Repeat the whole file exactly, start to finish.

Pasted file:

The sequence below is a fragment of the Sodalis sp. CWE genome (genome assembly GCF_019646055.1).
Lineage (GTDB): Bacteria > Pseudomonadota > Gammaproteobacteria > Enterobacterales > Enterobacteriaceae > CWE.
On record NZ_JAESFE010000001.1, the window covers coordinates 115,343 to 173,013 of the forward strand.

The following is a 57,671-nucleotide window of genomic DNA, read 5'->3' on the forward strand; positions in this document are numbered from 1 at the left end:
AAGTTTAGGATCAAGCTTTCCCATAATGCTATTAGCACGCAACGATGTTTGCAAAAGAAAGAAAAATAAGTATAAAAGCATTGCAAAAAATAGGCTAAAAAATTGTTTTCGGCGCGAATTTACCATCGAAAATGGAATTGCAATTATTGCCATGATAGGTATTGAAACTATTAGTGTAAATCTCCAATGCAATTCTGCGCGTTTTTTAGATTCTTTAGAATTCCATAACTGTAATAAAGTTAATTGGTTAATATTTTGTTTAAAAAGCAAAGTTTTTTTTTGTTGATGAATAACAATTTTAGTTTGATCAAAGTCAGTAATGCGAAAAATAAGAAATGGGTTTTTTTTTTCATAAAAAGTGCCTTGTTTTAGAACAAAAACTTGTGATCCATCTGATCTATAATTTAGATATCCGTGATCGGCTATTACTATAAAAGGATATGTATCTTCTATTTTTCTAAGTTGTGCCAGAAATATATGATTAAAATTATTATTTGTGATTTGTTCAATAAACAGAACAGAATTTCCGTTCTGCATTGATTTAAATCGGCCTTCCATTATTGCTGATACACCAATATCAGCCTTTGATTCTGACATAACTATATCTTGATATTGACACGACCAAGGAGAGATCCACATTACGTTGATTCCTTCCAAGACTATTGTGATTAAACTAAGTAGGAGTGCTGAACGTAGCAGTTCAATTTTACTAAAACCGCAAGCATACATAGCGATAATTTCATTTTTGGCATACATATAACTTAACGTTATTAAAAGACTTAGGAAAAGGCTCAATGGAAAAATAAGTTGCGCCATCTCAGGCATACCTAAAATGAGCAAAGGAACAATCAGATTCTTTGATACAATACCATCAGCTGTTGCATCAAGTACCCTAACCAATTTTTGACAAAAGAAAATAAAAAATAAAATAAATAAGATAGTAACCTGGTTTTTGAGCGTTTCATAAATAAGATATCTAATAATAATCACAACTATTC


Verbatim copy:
The sequence below is a fragment of the Sodalis sp. CWE genome (genome assembly GCF_019646055.1).
Lineage (GTDB): Bacteria > Pseudomonadota > Gammaproteobacteria > Enterobacterales > Enterobacteriaceae > CWE.
On record NZ_JAESFE010000001.1, the window covers coordinates 115,343 to 173,013 of the forward strand.

The following is a 57,671-nucleotide window of genomic DNA, read 5'->3' on the forward strand; positions in this document are numbered from 1 at the left end:
AAGTTTAGGATCAAGCTTTCCCATAATGCTATTAGCACGCAACGATGTTTGCAAAAGAAAGAAAAATAAGTATAAAAGCATTGCAAAAAATAGGCTAAAAAATTGTTTTCGGCGCGAATTTACCATCGAAAATGGAATTGCAATTATTGCCATGATAGGTATTGAAACTATTAGTGTAAATCTCCAATGCAATTCTGCGCGTTTTTTAGATTCTTTAGAATTCCATAACTGTAATAAAGTTAATTGGTTAATATTTTGTTTAAAAAGCAAAGTTTTTTTTTGTTGATGAATAACAATTTTAGTTTGATCAAAGTCAGTAATGCGAAAAATAAGAAATGGGTTTTTTTTTTCATAAAAAGTGCCTTGTTTTAGAACAAAAACTTGTGATCCATCTGATCTATAATTTAGATATCCGTGATCGGCTATTACTATAAAAGGATATGTATCTTCTATTTTTCTAAGTTGTGCCAGAAATATATGATTAAAATTATTATTTGTGATTTGTTCAATAAACAGAACAGAATTTCCGTTCTGCATTGATTTAAATCGGCCTTCCATTATTGCTGATACACCAATATCAGCCTTTGATTCTGACATAACTATATCTTGATATTGACACGACCAAGGAGAGATCCACATTACGTTGATTCCTTCCAAGACTATTGTGATTAAACTAAGTAGGAGTGCTGAACGTAGCAGTTCAATTTTACTAAAACCGCAAGCATACATAGCGATAATTTCATTTTTGGCATACATATAACTTAACGTTATTAAAAGACTTAGGAAAAGGCTCAATGGAAAAATAAGTTGCGCCATCTCAGGCATACCTAAAATGAGCAAAGGAACAATCAGATTCTTTGATACAATACCATCAGCTGTTGCATCAAGTACCCTAACCAATTTTTGACAAAAGAAAATAAAAAATAAAATAAATAAGATAGTAACCTGGTTTTTGAGCGTTTCATAAATAAGATATCTAATAATAATCACAACTATTC